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Tips for Sleeping in a Helmet

A few months ago, my son, Oliver, was diagnosed with sagittal craniosynostosis, meaning that the central suture of his skull had prematurely fused. The good news is that this is 100% fixable. The more complicated news is that you need to have surgery to fix it. Luckily, his case was mild enough that we had options, and we chose the less invasive surgery that then necessitates that he wear a helmet for the next year to protect and re-shape his skull.  

The surgeons and care team at Kaiser Permanente did an incredible job in preparing us to tackle this, and in taking care of our baby. Oliver has been beyond incredible in his resilience. His big, big smiles continue to delight and impress us. Babies are so adaptable, and he's trucked on as though little has changed. 

Apart from the emotions involved, the hardest thing for me to manage has been regulating Oliver's temperature. Babies release heat through their heads, so wearing a non-ventilated helmet 23 hours a day means that he runs hot. And even though it's winter, it's still very important that we not let him get too hot, both to prevent the general dangers of overheating, and because we don't want sweat to pool up in the helmet. Trapped moisture is not our friend. Checking to make sure he's the right temp can be a bit of a guessing game during the day, and a bit frightening come night when we can't monitor him.

Here are a few things that I've gleaned that can help get your little one back to their regular sleep patterns—and honestly, most of these tips can be used for any baby when the temperature rises. 

1. Choose the Right Fabrics

It's best for children to wear fabrics that are lightweight and breathable. Opt for a nice bamboo or organic cotton muslin material. The great thing about bamboo is that it can help to regulate temperature. And, it's also moisture-wicking and anti-microbial, so it won't get full of sweat should your baby get too hot, and thus doesn't have to be washed as often.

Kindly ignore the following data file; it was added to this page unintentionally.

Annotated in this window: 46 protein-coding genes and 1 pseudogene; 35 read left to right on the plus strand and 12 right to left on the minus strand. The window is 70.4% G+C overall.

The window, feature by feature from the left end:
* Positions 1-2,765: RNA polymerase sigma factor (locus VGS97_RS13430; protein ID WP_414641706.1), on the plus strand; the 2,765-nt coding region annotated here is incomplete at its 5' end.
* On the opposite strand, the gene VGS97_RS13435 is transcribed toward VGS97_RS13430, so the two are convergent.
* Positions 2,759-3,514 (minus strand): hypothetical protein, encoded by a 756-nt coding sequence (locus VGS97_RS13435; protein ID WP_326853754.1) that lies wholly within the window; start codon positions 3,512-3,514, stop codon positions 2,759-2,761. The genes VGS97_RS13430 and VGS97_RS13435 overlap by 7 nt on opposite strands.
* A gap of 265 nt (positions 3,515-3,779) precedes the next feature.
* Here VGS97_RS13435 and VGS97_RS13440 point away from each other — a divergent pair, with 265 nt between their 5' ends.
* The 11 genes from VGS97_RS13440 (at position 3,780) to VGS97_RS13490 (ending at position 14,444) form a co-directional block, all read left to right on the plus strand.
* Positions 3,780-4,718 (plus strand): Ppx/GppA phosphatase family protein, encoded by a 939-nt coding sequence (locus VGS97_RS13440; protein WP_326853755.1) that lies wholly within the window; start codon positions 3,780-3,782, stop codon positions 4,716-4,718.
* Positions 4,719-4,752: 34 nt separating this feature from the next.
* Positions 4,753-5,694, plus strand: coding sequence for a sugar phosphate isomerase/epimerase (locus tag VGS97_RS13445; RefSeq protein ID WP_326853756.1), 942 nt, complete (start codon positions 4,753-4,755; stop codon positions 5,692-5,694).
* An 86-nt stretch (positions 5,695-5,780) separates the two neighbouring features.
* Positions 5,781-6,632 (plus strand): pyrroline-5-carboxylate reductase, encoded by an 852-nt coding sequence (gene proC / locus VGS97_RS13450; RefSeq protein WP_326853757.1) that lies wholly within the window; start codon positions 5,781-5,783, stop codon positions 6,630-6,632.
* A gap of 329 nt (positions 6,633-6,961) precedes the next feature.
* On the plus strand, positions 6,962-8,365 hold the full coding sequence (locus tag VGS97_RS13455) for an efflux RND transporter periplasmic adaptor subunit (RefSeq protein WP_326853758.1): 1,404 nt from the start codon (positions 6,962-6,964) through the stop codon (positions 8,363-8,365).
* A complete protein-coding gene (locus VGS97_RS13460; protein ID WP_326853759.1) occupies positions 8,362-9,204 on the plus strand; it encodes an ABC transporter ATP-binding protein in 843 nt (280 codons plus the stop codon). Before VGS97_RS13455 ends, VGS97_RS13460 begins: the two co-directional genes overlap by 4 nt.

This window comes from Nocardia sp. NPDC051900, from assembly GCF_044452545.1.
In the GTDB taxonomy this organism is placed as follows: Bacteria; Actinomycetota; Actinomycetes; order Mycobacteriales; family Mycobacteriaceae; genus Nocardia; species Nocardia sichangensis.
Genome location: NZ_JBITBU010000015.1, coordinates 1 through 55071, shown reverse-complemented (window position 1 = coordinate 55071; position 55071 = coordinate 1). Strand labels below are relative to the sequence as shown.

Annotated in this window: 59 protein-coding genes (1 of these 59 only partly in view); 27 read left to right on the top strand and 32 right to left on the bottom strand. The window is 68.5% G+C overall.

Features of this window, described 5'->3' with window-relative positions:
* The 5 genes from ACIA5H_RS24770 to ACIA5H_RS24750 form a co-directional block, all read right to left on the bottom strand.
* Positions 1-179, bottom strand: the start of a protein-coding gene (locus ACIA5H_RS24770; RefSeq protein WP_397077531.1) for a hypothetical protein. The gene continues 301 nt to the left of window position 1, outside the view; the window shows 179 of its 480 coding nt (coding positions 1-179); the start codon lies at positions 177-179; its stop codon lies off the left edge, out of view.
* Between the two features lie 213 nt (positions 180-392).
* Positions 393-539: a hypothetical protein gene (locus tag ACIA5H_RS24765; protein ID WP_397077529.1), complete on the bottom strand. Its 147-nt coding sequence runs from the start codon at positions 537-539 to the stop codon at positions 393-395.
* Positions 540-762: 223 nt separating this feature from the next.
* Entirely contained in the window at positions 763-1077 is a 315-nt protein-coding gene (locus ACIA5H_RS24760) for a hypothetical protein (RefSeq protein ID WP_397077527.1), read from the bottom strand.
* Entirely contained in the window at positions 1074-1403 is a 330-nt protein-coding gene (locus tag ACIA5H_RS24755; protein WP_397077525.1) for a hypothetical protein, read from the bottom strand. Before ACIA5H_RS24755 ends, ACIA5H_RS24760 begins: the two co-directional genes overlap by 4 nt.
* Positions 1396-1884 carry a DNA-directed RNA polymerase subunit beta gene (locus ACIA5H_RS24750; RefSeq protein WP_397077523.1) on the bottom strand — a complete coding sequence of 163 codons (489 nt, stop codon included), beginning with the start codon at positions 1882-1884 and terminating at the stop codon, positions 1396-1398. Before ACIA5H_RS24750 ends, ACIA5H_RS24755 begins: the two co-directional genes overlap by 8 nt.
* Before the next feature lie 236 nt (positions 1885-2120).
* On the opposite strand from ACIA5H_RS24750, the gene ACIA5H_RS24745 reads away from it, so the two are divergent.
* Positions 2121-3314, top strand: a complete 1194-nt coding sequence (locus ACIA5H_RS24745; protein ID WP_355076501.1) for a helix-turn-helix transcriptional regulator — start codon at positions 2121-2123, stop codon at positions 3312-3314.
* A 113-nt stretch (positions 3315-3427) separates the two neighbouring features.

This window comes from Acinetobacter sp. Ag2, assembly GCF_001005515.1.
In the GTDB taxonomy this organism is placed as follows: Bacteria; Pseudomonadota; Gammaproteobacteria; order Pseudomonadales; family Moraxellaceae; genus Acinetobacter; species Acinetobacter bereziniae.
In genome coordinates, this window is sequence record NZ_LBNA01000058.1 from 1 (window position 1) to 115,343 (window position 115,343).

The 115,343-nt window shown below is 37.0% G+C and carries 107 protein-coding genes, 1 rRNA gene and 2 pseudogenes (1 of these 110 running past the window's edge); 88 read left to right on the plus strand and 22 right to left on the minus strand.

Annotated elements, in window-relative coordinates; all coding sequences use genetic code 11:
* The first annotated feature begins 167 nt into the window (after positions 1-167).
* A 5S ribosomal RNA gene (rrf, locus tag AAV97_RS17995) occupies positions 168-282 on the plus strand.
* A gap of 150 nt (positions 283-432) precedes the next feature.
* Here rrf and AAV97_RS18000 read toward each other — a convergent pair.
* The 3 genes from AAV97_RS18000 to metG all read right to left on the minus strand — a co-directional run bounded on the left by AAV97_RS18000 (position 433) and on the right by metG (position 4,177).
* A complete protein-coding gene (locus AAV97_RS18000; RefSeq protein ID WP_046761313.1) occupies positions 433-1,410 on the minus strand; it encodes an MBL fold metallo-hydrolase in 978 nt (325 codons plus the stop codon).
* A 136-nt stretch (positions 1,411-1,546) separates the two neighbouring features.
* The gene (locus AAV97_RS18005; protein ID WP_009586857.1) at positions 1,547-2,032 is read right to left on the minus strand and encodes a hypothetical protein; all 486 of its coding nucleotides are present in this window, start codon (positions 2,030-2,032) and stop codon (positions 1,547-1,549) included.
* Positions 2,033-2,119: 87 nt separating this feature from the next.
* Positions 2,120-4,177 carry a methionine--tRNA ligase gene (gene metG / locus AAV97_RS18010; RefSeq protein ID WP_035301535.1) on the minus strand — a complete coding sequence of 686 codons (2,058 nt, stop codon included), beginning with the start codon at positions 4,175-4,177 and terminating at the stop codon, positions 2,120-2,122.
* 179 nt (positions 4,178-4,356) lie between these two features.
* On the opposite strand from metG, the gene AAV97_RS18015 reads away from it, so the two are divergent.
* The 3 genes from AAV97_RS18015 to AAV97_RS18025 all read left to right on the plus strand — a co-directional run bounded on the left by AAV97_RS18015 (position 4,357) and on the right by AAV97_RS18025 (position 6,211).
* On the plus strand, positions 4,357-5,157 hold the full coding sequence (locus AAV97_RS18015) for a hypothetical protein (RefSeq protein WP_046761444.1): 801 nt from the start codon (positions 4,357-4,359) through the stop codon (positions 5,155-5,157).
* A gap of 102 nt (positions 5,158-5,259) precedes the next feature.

2. Less is More

Since heat is trapped up under the helmet, keep the body in balance by not also covering your little one's feet. Say adieu to those adorable footed rompers, and free those toes! We've been dressing Oliver in a long-sleeved onesie and either our Kilauea or Kauai One sleep sacks. Our TOG Guide can help you determine how to dress him/her based on room temp. 

3. Run a Fan 

No one wants to run the A/C during the winter, but air-circulation can help your baby to feel more comfortable. If you don't have an overhead fan, something like this will work. 

4. Be Patient

Sleep post-surgery and then post-helmet were both very different experiences. Oliver started waking up a lot more at night (and we thought we were done with the NB phase!). He wasn't hungry—he needed time to adjust and loads and loads of cuddles. We're still working on it, so I'll let you know how this all goes :) 

Update: After about a week and a half, Oliver got used to the new normal and was back to sleeping through the night. It's absolutely incredible how adaptable babies are! 

5. Call on your Support 

Make sure that you're taking time to check-in on how you're doing, both as an individual and as a partnership. Reach out for support from friends and family. Perhaps join a helmet-wearing parent's group online or in person. Cry in the bathtub if you need to, or dance it out to whatever gets you moving. I'm always a DM away if you need to chat about your experiences. 


Please feel free to add any more tips to the comments below. Sending my love to all other helmet-wearing babies and their families. We've got this! 

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1 comment

  • Beautiful post Rose. You are an amazing mama!

    Wendy Bridges

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